More older people are doing yoga, but they are also racking up injuries.

By Carol Krucoff
Yoga may hold a key to aging well, suggests a growing body of research into its potential benefits for body and mind — benefits that include reducing heart rate and blood pressure, relieving anxiety and depression, and easing back pain. One recent study even raised the possibility of positive changes in biological markers of aging and stress in people who do yoga.
So it’s no surprise that the number of yoga practitioners in the United States has more than doubled to 36.7 million over the last decade, with health benefits the main reason people practice, according to the Yoga in America Study conducted last year on behalf of Yoga Journal and the Yoga Alliance.
While yoga enthusiasts are often pictured as young and bendy, the reality, according to the Yoga in America study, is that 17 percent are in their 50s and 21 percent are age 60 and older.
Along with this upsurge of interest has been an upsurge in injuries, particularly among older practitioners. “Participants aged 65 years and older have a greater rate of injury from practicing yoga when compared with other age groups,” researchers wrote last year in a study of nearly 30,000 yoga-related injuries seen in U.S. hospital emergency departments from 2001 to 2014. “While there are many health benefits to practicing yoga, participants and those wishing to become participants should confer with a physician prior to engaging in physical activity and practice only under the guidance of certified instructors.”

As a yoga therapist who has been teaching in medical settings for nearly 20 years, I have found it distressingly common to hear about the negative experiences and injuries people have sustained in yoga classes. The stories my students relate suggest classes that were too difficult for them and/or were taught by an inexperienced or poorly trained instructor. Even instructors who are trained to teach able, young students typically have a limited understanding of safety considerations that are essential when working with middle-aged and older bodies and people with such health challenges as rotator cuff injuries, arthritis, glaucoma, hypertension and heart disease.

Fortunately, there is a growing recognition of the importance of safe yoga practice along with professionalization of the field. To practice yoga while reducing the risks, here are five strategies to help older adults — as well as people with health challenges — age well with yoga:

Start where you are, not where you think you should be. If you are new to yoga, try a beginner’s class — even if you’re fit and active — because yoga is not just about what you do, it’s about how you do it. Unlike Western exercise, the yogic approach is to balance effort with relaxation, which can be surprisingly difficult for many people used to our culture’s emphasis on striving, competing and being “in it to win it.” In fact, learning not to push yourself, or rush, or be ambitious to look a certain way, can be one of the most challenging (and therapeutic) parts of the practice. Give yourself time to learn how to move into a posture to a point where you feel challenged but not strained.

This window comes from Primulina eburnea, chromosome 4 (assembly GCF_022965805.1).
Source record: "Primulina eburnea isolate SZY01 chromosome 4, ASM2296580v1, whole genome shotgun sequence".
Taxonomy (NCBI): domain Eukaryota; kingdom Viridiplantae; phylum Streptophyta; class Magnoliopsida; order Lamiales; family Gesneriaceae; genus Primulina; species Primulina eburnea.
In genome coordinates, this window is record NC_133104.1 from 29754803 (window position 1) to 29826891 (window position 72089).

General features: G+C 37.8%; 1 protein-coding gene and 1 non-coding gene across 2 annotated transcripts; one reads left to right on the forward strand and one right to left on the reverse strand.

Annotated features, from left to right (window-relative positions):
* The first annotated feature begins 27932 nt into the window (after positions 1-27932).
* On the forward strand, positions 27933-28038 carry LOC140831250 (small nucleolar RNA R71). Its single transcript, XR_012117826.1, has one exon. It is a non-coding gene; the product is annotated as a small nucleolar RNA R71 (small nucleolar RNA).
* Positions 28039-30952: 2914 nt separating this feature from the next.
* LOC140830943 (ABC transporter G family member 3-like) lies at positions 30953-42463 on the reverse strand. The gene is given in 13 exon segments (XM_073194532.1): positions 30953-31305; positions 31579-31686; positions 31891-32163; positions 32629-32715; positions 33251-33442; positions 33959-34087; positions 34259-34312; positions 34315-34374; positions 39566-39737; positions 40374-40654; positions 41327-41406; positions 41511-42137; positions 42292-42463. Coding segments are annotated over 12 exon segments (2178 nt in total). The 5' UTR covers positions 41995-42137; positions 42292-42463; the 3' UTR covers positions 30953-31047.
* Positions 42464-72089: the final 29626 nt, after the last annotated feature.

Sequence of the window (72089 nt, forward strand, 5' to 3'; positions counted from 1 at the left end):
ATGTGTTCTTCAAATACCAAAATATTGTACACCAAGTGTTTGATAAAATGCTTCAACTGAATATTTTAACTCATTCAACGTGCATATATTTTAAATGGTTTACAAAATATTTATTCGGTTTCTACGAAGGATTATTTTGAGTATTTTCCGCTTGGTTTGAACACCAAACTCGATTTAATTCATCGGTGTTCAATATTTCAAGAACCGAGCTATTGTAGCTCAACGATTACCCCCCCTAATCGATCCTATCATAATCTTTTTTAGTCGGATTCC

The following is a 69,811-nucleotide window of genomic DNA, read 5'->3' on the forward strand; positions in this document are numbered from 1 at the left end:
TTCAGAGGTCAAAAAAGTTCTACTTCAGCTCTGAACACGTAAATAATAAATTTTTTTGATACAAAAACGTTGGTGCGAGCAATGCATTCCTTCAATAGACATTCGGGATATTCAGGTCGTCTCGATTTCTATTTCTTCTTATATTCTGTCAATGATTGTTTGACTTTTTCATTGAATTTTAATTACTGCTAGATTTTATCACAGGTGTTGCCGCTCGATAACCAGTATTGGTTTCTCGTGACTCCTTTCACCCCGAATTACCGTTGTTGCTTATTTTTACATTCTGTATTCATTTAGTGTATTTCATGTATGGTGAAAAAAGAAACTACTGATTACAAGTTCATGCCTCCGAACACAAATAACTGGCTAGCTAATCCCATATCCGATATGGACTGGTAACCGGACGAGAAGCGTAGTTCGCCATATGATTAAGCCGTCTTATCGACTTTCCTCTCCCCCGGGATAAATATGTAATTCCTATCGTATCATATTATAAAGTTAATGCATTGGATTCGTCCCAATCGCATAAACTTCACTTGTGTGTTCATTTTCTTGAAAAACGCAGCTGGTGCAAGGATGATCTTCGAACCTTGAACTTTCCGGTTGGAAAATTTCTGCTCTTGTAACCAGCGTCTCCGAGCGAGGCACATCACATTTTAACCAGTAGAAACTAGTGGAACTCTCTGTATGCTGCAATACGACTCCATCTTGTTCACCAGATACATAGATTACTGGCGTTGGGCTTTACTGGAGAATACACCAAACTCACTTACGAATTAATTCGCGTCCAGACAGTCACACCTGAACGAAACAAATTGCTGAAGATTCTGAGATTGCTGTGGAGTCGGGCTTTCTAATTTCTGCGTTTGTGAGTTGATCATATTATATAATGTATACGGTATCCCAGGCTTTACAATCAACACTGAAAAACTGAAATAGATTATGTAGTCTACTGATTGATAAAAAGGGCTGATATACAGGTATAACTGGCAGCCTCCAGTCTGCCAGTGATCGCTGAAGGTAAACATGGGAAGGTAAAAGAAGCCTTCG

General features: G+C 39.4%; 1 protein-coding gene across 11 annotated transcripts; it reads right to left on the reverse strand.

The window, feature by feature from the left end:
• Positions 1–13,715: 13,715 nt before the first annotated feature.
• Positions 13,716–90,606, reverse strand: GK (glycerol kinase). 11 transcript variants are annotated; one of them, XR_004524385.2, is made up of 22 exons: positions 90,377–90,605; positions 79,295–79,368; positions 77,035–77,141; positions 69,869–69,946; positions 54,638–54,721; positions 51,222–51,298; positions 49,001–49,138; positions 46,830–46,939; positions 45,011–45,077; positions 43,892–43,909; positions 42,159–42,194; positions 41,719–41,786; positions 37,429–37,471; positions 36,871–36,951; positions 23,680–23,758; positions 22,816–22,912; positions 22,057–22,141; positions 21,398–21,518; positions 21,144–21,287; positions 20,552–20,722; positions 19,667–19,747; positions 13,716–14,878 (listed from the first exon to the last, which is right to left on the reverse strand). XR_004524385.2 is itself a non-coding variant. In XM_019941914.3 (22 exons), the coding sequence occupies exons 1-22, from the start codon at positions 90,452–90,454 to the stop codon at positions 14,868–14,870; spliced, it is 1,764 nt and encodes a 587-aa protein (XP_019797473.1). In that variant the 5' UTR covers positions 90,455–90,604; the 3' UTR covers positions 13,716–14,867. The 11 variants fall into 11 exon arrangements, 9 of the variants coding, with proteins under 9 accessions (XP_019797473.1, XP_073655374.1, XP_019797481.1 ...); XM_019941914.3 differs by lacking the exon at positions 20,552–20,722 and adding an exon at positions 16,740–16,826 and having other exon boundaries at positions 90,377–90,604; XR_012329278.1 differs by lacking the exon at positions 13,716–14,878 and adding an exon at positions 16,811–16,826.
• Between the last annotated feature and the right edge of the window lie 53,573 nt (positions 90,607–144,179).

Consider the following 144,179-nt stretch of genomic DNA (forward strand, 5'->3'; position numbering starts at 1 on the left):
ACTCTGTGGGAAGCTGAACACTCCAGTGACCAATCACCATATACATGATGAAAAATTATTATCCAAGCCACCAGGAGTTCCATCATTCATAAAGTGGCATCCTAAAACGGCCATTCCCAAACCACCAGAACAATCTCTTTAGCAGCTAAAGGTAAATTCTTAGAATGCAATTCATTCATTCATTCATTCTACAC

Recognize that styles of yoga vary widely. Yoga classes range from vigorous and athletic to relaxing and restorative — with a confusing array of trendy hybrids such as yoga with goats and kittens, and yoga offered on a paddleboard. To find a class designed for mature bodies, look for names such as “Yoga Over 50,” “Gentle Yoga” or “Senior Yoga.”
Hatha yoga is the name for any type of yoga that teaches physical postures. This means that virtually all yoga classes in the West are hatha yoga. But when a class is marketed as hatha yoga, it generally signifies a non-gimmicky approach to basic postures and breathing, which may be a good starting place. Viniyoga and Kripalu yoga are relatively gentle styles that may be appropriate for people with health concerns. Restorative yoga involves using supports (such as blankets and yoga blocks or bolsters) to prop students into passive poses that promote profound rest. Hospital-based wellness and integrative medicine centers may offer classes designed for people with specific ailments such as cancer or back pain.

Find a well-trained, experienced teacher. Ask prospective instructors about their credentials [see sidebar about yoga credentials], how long they’ve taught yoga and whether they’ve had special training and/or experience teaching older people. Ask to watch a class to see if it’s suitable, which is also a good way to assess the instructor. A good yoga teacher will act as a guide, helping students explore what works best for them as they try each posture. For people with health challenges, working one-on-one with a certified yoga therapist can be ideal.

Talk to your care provider. If you have medical issues, get guidance about specific movement precautions. For example, people with glaucoma may be advised to avoid “head-down” positions, which may increase pressure in the eye. Hot yoga may be problematic for people with heart conditions because high temperatures can increase cardiac workload. Recognize, however, that many doctors know little about yoga and may assume you’re planning to stand on your head. Tell your provider that you’d like to try gentle yoga consisting of simple movements, stretches and breathing practices.
Let go of excuses that you’re too old. You don’t have to be young or fit or flexible to try yoga. If you can breathe, you can practice yoga.

Krucoff is a yoga therapist at Duke Integrative Medicine in Durham, N.C., and co-author of “Relax Into Yoga for Seniors: A Six-Week Program for Strength, Balance, Flexibility and Pain Relief.”

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